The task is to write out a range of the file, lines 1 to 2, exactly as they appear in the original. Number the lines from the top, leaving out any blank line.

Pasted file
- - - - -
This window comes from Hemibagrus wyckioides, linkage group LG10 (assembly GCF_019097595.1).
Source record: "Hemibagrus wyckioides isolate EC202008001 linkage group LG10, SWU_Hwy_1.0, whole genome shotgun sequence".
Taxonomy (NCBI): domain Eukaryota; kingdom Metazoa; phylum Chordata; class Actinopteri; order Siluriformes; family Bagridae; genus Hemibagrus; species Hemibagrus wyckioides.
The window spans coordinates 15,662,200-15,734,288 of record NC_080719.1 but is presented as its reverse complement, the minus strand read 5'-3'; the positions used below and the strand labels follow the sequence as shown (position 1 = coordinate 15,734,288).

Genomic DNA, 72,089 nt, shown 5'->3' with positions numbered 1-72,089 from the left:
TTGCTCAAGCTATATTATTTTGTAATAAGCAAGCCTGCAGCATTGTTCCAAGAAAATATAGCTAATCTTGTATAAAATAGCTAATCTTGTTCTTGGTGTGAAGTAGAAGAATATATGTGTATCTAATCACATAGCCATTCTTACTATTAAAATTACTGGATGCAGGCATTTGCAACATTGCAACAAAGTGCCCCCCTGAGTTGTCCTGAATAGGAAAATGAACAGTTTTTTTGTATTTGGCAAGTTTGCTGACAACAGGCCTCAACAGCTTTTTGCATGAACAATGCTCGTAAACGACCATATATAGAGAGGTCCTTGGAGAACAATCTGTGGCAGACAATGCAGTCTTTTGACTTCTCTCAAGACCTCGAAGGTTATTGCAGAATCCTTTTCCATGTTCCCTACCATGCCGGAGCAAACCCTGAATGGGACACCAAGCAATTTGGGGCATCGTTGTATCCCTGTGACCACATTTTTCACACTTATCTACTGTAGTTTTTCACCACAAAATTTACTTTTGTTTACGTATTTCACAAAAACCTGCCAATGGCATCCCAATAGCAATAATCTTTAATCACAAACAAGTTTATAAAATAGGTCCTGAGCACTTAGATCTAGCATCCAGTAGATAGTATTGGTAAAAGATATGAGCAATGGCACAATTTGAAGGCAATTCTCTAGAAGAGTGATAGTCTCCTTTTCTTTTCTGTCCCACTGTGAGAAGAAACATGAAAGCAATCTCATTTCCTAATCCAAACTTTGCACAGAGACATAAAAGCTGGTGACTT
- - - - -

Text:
This window comes from Hemibagrus wyckioides, linkage group LG10 (assembly GCF_019097595.1).
Source record: "Hemibagrus wyckioides isolate EC202008001 linkage group LG10, SWU_Hwy_1.0, whole genome shotgun sequence".